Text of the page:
To say that every American served in WWII would be an understatement. The home-front did more than its fair share.
My Grandfather, W.V. Hill, directly behind the sign.

My dad, Donald J. Hill enlisted in the Air Force and served in the Korean War.  He was a radar man and an electronics genius. 
My dad, Donald J. Hill, at his post.
Written, in his own hand, on the back of this photo:
"Do I look worried?"
My dad has (had) four brothers. They all served in the military.  William Hill, Robert Hill, Vernon Hill.
My uncle Bill (William) Hill on the left, having a beer with his cousin.
And dad’s youngest brother, Terry Hill, was drafted and sent to Viet Nam. My mom’s youngest brother, Jerry Bacon, was also drafted and served in the Viet Nam War.  As a child, I remember sending cassette tapes of our family’s everyday conversations and of us singing songs and telling stories to my uncles.  We wrote letters and sent pictures to them.  We did everything we could to help them know they were always in our minds and hearts.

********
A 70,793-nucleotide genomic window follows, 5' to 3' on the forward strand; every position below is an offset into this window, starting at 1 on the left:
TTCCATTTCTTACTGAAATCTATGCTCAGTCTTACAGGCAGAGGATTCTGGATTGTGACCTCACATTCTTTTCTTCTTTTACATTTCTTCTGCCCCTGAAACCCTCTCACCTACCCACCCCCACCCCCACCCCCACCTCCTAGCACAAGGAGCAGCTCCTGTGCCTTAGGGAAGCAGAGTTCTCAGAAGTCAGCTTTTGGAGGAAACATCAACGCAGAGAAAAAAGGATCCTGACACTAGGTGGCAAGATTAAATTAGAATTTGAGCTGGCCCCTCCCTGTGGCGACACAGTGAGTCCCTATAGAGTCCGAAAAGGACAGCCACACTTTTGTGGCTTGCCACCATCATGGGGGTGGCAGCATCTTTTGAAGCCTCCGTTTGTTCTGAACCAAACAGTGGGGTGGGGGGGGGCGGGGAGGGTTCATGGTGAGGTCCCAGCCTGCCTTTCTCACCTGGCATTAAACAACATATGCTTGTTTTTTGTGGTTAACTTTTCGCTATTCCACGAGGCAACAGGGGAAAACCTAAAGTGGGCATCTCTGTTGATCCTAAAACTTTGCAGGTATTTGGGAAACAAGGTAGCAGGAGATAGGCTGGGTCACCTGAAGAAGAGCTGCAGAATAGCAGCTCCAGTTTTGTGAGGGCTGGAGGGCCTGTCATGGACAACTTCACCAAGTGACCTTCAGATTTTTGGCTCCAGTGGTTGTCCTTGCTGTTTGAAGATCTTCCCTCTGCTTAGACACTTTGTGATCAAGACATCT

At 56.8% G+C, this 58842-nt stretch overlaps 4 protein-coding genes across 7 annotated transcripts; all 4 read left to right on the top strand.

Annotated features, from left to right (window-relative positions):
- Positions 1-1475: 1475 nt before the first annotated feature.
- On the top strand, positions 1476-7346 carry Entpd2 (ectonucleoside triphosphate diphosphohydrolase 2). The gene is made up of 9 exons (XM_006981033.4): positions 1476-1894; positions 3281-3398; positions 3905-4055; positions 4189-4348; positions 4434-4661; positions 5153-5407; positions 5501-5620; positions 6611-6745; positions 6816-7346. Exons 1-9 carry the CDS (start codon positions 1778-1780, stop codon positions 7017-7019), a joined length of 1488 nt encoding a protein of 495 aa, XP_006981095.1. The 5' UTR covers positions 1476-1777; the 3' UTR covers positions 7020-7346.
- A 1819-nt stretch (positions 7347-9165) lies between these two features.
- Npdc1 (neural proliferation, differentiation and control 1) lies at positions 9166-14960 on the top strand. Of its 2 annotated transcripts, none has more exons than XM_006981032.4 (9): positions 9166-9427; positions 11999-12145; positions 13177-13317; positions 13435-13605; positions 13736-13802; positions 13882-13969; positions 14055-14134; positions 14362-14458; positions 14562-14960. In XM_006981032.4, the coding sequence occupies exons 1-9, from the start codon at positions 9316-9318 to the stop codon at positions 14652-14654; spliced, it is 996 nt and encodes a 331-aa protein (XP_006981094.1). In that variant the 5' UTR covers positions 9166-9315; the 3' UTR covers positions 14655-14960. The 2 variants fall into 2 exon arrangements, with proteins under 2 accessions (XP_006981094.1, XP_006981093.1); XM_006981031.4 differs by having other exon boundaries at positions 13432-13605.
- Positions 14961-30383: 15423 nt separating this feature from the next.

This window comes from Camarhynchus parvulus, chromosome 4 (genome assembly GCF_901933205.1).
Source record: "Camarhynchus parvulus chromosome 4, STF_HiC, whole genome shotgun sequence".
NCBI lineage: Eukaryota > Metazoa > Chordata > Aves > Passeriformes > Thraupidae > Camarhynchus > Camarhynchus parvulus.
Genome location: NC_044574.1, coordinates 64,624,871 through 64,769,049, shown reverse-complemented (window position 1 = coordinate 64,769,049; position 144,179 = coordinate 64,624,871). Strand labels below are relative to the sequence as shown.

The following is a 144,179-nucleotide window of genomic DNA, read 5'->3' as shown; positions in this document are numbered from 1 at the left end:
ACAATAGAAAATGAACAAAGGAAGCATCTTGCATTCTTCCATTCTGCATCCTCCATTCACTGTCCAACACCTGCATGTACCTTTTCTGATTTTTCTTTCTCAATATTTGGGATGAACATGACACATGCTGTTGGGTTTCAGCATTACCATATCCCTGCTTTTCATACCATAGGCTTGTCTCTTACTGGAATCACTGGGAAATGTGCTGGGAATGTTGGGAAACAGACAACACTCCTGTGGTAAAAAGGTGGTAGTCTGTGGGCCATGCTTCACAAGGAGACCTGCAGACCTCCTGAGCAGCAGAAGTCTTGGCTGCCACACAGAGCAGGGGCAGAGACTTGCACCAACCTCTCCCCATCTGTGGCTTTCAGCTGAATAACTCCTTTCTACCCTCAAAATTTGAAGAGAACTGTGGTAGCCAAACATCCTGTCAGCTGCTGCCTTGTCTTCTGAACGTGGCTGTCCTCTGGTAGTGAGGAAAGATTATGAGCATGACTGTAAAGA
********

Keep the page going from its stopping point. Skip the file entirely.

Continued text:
After the Viet Nam War, we had a short span of “peace.”  Babies born between say, 1969 and 1979ish were free from The Draft and Selective Service Enrollment.  But that “Peace Time” was profoundly short-lived.

August 1990.  I watched the president’s speech on TV as the Gulf War was declared.  I realized then that our sunny life in American was about to change.  It was feasible that my then four-year-old son could possibly, more than likely, have to go to war when he grew up.  Remember, I grew up during the Viet Nam war. It was a twenty year war. I was distraught over this declaration of war. I cried and held tight to my baby boy.

September 11, 2001.  Al-Qaeda. Taliban. Osama BinLadin. War on Terror. The Taliban.

Our daughter was in her third year of college when she brought home a young man.  Ma’am and Sir were frequently used words in his world. Phil, ROTC at the University of Iowa; he was THE ONE.  When he graduated from college he would be a commissioned Lieutenant in the United States Air Force. He was (and is) a proud American serving his county.  Shortly after he and my daughter were married, he was called up to serve in Afghanistan.  We all breathed easier when he got back home. 
My daughter and her Lt.

My nephew, Jacob served on the front lines Afghanistan.  Our family rallied to make sure he and his family knew they were in our thoughts and prayers the whole time he was deployed. Again, we all breathed easier when he got back home. 
Jacob saying good bye to his wife.

I thank God for my veterans.  I thank my veterans for my county.  God Bless America.
The Bill of Rights
Our legacy. Our fight. Our power.